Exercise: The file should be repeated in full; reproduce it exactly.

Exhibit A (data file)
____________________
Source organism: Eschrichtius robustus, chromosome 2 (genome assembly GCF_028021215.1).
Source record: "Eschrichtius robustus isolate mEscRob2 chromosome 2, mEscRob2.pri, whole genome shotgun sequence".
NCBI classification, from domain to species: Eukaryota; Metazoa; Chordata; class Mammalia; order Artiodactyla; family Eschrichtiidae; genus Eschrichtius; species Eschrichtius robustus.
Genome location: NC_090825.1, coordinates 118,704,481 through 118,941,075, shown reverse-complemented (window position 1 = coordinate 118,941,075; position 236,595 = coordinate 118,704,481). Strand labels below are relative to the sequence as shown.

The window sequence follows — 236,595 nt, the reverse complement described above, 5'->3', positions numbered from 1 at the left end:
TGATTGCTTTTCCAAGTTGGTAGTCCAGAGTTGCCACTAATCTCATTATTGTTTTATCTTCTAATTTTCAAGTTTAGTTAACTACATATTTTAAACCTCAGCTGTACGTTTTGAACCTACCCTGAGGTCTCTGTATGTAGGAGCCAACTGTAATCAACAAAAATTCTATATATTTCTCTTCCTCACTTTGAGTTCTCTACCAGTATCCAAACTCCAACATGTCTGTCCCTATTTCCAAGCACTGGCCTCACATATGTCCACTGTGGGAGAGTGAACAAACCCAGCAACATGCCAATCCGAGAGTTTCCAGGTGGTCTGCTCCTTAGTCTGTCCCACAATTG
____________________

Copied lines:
Source organism: Eschrichtius robustus, chromosome 2 (genome assembly GCF_028021215.1).
Source record: "Eschrichtius robustus isolate mEscRob2 chromosome 2, mEscRob2.pri, whole genome shotgun sequence".
NCBI classification, from domain to species: Eukaryota; Metazoa; Chordata; class Mammalia; order Artiodactyla; family Eschrichtiidae; genus Eschrichtius; species Eschrichtius robustus.
Genome location: NC_090825.1, coordinates 118,704,481 through 118,941,075, shown reverse-complemented (window position 1 = coordinate 118,941,075; position 236,595 = coordinate 118,704,481). Strand labels below are relative to the sequence as shown.

The window sequence follows — 236,595 nt, the reverse complement described above, 5'->3', positions numbered from 1 at the left end:
TGATTGCTTTTCCAAGTTGGTAGTCCAGAGTTGCCACTAATCTCATTATTGTTTTATCTTCTAATTTTCAAGTTTAGTTAACTACATATTTTAAACCTCAGCTGTACGTTTTGAACCTACCCTGAGGTCTCTGTATGTAGGAGCCAACTGTAATCAACAAAAATTCTATATATTTCTCTTCCTCACTTTGAGTTCTCTACCAGTATCCAAACTCCAACATGTCTGTCCCTATTTCCAAGCACTGGCCTCACATATGTCCACTGTGGGAGAGTGAACAAACCCAGCAACATGCCAATCCGAGAGTTTCCAGGTGGTCTGCTCCTTAGTCTGTCCCACAATTG